3) Intuitively, these CO2 concentrations could have some effect on weather patterns in those areas of concentration. These bands of concentrated CO2 should also positively affect the land-based flora of the massed regions as it’s “settled science” that plants love CO2. Am I off on my thinking here?
Any help from the cognoscenti is truly appreciated!


James Crisp (07:36:51) :
I would be rare in the lowlands, but there are mountains down there, even some glaciers. I’m sure the glaciers will be gone bt 2035.

Jeff in Virginia Beach

Correct me if I’m wrong, but as I remember it they were not only predicting less snow due to AGW, they were counting on that in the models as one of the drivers for the high ends of their temperature predictions for the year 2100.
Less snow = lower albedo = faster warming making even less snow and melting poles, which makes for even faster warming- a vicious circle or, if you prefer, a snowball effect.
So, at what point does the failed prediction of diminishing snow coverage alter the predicted temp range for the year 2100?


This is EXACTLY the kind of argument that is needed and that is why all the old graphs etc must be saved so there is no doubt about it. This posting would be a tremendous embarrassment to those who said just last week that this recent USA and Europe and Asia etc.. snow was proof of global warming. They said EXACTLY THE OPPOSITE.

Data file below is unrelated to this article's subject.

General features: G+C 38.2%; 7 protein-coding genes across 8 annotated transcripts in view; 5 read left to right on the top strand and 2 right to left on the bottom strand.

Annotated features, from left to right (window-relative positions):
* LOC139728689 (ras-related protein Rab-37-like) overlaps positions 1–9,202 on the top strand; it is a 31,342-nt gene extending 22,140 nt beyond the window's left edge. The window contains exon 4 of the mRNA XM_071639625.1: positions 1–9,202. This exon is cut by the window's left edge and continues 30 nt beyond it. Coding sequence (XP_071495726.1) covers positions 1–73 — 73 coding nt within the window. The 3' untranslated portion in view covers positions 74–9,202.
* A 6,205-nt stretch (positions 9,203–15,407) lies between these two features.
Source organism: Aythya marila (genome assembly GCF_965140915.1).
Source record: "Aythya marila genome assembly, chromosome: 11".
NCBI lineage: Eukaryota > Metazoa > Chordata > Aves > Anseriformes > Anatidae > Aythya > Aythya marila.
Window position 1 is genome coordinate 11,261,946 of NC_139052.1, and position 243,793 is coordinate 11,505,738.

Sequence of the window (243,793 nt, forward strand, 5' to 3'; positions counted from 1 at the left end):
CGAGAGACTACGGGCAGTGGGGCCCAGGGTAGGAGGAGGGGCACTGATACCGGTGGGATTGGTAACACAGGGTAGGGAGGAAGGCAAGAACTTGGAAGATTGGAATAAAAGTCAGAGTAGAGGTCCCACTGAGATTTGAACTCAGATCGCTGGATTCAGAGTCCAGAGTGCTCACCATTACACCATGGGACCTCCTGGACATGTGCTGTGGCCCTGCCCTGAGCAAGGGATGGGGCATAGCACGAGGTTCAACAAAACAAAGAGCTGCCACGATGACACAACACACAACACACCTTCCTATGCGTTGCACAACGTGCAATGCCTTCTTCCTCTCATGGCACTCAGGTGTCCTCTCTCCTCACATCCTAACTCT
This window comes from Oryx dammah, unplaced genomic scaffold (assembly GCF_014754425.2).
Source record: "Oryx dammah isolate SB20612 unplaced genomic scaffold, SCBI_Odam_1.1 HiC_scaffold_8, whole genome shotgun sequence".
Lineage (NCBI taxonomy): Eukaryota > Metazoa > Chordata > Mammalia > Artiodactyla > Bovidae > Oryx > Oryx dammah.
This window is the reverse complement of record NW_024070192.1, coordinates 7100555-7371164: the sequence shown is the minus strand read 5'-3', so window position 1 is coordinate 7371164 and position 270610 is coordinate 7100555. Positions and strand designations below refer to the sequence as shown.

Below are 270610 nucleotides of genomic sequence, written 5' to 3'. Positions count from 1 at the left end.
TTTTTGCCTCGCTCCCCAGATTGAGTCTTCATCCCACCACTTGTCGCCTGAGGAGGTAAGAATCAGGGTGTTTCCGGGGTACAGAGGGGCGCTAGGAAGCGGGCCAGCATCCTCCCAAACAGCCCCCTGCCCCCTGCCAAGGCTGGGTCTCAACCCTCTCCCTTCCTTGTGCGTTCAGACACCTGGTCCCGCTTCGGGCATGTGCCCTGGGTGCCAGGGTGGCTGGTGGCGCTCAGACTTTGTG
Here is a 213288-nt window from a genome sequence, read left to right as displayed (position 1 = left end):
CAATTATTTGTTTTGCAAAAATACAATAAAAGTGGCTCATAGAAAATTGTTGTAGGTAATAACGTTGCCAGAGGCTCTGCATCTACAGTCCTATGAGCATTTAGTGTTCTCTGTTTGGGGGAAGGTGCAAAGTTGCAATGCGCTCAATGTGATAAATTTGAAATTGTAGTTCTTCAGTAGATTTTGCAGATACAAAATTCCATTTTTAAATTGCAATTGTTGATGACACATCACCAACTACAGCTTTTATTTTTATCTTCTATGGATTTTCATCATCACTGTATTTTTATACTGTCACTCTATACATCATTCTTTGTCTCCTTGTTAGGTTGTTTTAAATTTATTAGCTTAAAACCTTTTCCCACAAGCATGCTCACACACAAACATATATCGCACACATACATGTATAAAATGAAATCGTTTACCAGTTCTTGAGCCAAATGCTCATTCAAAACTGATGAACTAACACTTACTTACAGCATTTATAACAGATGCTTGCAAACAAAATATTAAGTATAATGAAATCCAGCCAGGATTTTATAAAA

John Diffenthal

The reality is that if anyone normal had build a model or series of models for a client organisation which was so dismal in its forecast accuracy, the client (and with good reason) would probably ask for its money back.
Maybe the way to attack this is through a taxpayers alliance!


But Global Warming predicts everything. How dare you question God sir, err I mean the holy Global Warming theory!


James Crisp (07:36:51) :
Is that snow in Mexico? I’m no expert but I’m guessing that is quite rare?

In the mountains, that’s normal. There’s even one small ski resort in Mexico – Monterreal.
Further south, in the mountains of Equador, one (or rather, two) can even have a snowball fight over the equator.
“The snows of Kilimanjaro” also are located just some 330 km from the equator.

Steve Goddard

The graph in the article shows winter snow extent for the entire Northern Hemisphere. Here is one showing North America only, same upwards trend – contrary to the climate models.